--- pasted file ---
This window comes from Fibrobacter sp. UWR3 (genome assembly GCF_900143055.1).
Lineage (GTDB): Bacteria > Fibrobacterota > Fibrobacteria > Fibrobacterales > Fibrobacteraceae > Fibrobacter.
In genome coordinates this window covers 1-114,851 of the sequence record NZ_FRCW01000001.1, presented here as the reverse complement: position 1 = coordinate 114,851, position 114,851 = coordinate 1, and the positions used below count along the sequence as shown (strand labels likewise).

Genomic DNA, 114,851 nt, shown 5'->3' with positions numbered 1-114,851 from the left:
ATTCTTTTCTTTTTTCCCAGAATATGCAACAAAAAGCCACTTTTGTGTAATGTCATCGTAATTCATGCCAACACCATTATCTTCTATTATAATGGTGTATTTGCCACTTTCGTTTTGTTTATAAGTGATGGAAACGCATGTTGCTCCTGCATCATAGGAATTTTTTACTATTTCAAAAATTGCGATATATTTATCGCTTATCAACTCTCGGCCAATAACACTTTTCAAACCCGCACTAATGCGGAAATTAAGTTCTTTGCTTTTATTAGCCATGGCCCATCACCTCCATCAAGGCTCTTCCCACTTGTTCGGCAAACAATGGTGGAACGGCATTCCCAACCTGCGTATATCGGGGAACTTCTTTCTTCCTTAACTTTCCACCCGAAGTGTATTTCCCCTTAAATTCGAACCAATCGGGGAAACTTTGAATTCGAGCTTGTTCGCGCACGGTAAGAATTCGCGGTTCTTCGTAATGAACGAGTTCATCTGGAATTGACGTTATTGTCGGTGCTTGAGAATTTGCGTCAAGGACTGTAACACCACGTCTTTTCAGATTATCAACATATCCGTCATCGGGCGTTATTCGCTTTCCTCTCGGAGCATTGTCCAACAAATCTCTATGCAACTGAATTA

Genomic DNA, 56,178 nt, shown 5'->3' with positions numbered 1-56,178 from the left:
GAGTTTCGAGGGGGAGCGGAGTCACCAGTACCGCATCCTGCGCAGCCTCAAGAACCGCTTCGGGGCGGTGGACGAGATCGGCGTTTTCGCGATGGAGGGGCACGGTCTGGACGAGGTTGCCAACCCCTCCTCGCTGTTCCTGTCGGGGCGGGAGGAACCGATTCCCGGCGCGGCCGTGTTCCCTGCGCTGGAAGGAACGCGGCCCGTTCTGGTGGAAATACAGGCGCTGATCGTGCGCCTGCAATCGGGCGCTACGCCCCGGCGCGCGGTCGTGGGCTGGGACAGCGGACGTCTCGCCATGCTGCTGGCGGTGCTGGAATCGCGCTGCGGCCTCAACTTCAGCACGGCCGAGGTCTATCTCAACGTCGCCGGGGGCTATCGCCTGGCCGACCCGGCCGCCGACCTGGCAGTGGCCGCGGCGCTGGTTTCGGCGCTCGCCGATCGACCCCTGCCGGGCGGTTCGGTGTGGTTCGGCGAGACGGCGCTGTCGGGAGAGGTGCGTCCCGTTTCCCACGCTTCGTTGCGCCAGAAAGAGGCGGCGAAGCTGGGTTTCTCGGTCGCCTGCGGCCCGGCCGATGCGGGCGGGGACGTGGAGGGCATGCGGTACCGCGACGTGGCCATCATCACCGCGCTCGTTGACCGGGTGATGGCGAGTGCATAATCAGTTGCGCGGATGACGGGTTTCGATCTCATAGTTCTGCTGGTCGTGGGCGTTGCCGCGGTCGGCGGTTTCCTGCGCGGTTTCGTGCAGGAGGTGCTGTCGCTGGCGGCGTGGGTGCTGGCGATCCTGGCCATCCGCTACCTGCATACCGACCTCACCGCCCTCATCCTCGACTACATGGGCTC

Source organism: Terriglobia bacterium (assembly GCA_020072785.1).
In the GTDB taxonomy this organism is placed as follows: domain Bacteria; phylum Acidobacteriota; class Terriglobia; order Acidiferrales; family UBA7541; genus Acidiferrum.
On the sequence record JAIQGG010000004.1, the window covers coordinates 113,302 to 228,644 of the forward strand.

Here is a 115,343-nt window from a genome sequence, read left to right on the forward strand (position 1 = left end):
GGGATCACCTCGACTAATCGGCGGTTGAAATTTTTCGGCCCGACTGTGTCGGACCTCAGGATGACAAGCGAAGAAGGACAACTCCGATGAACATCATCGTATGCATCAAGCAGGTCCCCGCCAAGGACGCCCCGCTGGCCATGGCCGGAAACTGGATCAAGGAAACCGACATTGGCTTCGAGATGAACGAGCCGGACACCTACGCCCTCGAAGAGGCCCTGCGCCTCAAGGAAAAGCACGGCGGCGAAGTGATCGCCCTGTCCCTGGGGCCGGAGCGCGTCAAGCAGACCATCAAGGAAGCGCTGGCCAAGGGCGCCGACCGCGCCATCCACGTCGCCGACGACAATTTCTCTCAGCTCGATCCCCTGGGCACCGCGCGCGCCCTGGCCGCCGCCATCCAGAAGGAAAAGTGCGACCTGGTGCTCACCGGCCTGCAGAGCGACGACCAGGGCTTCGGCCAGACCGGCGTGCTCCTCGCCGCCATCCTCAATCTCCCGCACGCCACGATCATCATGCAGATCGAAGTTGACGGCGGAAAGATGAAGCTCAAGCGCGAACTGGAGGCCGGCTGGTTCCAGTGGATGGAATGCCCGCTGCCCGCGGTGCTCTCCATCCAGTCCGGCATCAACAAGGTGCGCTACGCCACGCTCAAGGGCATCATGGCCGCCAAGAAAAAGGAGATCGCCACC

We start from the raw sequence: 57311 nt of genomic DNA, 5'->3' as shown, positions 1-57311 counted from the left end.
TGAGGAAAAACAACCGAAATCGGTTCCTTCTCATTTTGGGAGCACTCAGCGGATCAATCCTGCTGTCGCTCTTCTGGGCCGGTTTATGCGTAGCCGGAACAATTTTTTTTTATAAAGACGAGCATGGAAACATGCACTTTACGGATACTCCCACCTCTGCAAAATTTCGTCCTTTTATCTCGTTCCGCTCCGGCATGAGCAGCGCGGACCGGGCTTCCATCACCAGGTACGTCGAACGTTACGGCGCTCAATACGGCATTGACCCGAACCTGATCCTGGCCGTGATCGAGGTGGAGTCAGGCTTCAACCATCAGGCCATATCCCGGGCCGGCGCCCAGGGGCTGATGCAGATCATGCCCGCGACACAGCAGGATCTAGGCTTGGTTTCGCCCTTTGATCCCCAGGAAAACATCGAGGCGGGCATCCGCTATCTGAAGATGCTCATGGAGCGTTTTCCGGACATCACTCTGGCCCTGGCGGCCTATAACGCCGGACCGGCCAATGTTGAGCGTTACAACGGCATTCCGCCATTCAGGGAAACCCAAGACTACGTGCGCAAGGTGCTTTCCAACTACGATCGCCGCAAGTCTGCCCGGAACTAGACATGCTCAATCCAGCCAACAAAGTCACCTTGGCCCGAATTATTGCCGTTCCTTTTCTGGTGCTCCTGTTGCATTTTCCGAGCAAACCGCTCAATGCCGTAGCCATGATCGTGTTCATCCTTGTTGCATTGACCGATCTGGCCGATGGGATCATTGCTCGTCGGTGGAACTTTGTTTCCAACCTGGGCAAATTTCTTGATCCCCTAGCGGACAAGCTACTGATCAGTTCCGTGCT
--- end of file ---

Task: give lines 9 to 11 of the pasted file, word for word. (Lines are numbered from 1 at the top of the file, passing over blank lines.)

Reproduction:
In the GTDB taxonomy this organism is placed as follows: domain Bacteria; phylum Acidobacteriota; class Terriglobia; order Acidiferrales; family UBA7541; genus Acidiferrum.
On the sequence record JAIQGG010000004.1, the window covers coordinates 113,302 to 228,644 of the forward strand.

Here is a 115,343-nt window from a genome sequence, read left to right on the forward strand (position 1 = left end):